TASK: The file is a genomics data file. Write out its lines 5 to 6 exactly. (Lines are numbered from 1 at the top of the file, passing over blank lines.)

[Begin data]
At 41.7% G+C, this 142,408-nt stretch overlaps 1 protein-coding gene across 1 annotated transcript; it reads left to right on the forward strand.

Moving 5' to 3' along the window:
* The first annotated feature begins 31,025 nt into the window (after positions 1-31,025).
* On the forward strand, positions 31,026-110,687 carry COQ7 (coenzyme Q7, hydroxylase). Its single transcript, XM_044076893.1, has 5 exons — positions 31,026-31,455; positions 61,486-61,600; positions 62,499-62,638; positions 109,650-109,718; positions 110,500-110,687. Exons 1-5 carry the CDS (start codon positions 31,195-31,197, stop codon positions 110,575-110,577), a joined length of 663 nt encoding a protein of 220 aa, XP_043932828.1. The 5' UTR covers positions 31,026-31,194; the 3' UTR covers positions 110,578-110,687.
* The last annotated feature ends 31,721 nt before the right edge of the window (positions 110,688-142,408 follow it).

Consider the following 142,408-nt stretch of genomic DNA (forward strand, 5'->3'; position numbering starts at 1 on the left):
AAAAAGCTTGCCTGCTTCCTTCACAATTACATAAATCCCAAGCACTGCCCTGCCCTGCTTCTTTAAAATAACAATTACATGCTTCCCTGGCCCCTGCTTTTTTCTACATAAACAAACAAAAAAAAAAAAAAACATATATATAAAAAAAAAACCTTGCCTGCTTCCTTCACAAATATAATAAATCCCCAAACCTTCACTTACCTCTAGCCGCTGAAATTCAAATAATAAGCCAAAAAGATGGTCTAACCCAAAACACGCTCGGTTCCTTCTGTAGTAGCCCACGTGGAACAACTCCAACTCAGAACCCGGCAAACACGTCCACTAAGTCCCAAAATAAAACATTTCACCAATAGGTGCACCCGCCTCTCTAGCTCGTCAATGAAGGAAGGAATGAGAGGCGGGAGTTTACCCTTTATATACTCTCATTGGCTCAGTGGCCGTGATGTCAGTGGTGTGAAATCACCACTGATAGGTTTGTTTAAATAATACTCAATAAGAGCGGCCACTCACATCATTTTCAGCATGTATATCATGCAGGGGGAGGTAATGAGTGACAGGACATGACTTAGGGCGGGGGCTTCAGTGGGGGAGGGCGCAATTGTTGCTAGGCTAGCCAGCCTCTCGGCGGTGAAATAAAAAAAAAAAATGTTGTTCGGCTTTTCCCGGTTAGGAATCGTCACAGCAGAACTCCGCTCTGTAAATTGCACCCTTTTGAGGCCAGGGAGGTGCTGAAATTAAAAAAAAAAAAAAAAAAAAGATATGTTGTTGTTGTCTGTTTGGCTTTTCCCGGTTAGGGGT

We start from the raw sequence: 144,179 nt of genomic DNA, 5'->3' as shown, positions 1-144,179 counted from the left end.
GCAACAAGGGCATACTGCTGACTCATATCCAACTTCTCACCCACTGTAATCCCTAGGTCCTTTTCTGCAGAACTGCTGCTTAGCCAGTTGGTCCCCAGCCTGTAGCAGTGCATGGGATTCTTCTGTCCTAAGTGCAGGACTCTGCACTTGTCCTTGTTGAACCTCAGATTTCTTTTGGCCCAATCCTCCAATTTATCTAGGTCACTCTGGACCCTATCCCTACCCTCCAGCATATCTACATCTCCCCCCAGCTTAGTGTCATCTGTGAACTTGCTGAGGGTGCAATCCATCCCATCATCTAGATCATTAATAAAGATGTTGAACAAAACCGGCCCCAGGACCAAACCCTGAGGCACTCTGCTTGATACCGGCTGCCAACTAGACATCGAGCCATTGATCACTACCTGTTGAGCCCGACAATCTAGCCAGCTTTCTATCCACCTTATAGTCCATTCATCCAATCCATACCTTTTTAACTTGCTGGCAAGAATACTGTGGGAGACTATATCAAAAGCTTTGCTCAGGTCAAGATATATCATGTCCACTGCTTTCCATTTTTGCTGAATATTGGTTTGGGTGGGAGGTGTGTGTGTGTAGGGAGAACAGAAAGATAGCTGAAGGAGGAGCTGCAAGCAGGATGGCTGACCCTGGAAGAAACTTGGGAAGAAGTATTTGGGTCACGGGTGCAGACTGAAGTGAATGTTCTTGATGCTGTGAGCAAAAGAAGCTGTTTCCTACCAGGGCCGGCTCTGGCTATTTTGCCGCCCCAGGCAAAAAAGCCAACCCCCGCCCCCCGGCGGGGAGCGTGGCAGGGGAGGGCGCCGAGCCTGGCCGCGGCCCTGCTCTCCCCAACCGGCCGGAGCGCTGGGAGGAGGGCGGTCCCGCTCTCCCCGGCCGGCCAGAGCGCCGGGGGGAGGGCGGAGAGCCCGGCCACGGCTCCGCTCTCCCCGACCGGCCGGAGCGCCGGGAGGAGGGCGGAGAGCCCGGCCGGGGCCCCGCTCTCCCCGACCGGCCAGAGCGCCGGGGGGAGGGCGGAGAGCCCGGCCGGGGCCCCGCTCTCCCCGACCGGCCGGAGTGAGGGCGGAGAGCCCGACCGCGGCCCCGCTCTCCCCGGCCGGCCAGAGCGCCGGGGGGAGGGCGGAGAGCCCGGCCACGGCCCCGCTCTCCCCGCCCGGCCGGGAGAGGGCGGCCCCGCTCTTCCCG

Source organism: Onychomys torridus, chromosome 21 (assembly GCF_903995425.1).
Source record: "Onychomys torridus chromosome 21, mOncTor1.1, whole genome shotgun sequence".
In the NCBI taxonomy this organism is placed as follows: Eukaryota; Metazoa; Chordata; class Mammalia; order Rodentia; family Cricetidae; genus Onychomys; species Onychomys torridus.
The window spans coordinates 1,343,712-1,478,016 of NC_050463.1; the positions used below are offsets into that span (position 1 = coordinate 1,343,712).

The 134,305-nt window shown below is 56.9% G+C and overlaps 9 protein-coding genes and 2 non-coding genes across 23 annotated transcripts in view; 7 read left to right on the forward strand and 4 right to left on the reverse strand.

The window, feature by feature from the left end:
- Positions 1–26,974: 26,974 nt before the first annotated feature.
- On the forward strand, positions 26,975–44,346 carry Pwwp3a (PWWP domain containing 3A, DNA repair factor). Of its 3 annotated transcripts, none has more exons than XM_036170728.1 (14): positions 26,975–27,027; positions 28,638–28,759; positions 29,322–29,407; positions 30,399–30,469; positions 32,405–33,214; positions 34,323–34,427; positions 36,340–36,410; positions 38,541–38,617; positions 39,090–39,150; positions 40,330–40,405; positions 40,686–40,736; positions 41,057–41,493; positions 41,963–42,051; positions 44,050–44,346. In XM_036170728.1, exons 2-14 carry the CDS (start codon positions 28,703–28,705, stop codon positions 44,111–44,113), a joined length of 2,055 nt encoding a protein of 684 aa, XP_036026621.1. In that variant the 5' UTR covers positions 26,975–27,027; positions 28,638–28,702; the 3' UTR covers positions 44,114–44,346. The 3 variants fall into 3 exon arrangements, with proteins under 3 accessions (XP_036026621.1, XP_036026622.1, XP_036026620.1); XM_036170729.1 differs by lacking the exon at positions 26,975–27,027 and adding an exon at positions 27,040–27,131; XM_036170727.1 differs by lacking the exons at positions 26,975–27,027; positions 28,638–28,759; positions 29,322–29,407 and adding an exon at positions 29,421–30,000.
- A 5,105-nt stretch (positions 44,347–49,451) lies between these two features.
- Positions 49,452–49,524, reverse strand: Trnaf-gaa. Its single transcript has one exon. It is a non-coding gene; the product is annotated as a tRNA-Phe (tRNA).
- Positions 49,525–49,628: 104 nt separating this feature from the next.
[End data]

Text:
* The last annotated feature ends 31,721 nt before the right edge of the window (positions 110,688-142,408 follow it).

Consider the following 142,408-nt stretch of genomic DNA (forward strand, 5'->3'; position numbering starts at 1 on the left):